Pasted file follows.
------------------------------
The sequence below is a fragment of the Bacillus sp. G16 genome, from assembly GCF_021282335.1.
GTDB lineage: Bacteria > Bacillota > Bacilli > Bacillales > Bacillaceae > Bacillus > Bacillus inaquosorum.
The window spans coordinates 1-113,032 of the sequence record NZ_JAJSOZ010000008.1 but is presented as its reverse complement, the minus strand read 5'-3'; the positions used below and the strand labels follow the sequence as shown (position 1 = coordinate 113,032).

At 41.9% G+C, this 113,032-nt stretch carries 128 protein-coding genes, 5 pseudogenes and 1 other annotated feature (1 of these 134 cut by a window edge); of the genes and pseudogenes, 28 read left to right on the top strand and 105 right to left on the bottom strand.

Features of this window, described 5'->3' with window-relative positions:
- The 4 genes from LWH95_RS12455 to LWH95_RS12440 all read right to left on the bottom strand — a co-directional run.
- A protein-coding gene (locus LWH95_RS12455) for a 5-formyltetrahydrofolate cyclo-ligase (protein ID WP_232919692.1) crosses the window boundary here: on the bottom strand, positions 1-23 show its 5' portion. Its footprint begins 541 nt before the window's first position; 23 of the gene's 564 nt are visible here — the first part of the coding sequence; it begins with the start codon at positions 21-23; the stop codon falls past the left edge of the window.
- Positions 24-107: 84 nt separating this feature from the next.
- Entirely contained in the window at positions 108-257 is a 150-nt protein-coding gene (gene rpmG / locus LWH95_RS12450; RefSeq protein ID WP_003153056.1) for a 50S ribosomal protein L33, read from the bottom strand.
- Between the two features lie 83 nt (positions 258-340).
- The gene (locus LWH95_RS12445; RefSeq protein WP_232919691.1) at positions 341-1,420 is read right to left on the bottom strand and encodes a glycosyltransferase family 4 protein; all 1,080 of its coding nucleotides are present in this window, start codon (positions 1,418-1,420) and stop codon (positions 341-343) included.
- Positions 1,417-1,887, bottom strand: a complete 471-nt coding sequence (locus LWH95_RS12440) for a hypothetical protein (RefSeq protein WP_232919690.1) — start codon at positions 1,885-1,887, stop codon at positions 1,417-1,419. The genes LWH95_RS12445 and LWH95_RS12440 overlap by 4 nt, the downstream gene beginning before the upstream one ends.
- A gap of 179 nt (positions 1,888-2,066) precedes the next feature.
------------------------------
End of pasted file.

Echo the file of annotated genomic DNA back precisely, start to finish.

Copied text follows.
The sequence below is a fragment of the Bacillus sp. G16 genome, from assembly GCF_021282335.1.
GTDB lineage: Bacteria > Bacillota > Bacilli > Bacillales > Bacillaceae > Bacillus > Bacillus inaquosorum.
The window spans coordinates 1-113,032 of the sequence record NZ_JAJSOZ010000008.1 but is presented as its reverse complement, the minus strand read 5'-3'; the positions used below and the strand labels follow the sequence as shown (position 1 = coordinate 113,032).

At 41.9% G+C, this 113,032-nt stretch carries 128 protein-coding genes, 5 pseudogenes and 1 other annotated feature (1 of these 134 cut by a window edge); of the genes and pseudogenes, 28 read left to right on the top strand and 105 right to left on the bottom strand.

Features of this window, described 5'->3' with window-relative positions:
- The 4 genes from LWH95_RS12455 to LWH95_RS12440 all read right to left on the bottom strand — a co-directional run.
- A protein-coding gene (locus LWH95_RS12455) for a 5-formyltetrahydrofolate cyclo-ligase (protein ID WP_232919692.1) crosses the window boundary here: on the bottom strand, positions 1-23 show its 5' portion. Its footprint begins 541 nt before the window's first position; 23 of the gene's 564 nt are visible here — the first part of the coding sequence; it begins with the start codon at positions 21-23; the stop codon falls past the left edge of the window.
- Positions 24-107: 84 nt separating this feature from the next.
- Entirely contained in the window at positions 108-257 is a 150-nt protein-coding gene (gene rpmG / locus LWH95_RS12450; RefSeq protein ID WP_003153056.1) for a 50S ribosomal protein L33, read from the bottom strand.
- Between the two features lie 83 nt (positions 258-340).
- The gene (locus LWH95_RS12445; RefSeq protein WP_232919691.1) at positions 341-1,420 is read right to left on the bottom strand and encodes a glycosyltransferase family 4 protein; all 1,080 of its coding nucleotides are present in this window, start codon (positions 1,418-1,420) and stop codon (positions 341-343) included.
- Positions 1,417-1,887, bottom strand: a complete 471-nt coding sequence (locus LWH95_RS12440) for a hypothetical protein (RefSeq protein WP_232919690.1) — start codon at positions 1,885-1,887, stop codon at positions 1,417-1,419. The genes LWH95_RS12445 and LWH95_RS12440 overlap by 4 nt, the downstream gene beginning before the upstream one ends.
- A gap of 179 nt (positions 1,888-2,066) precedes the next feature.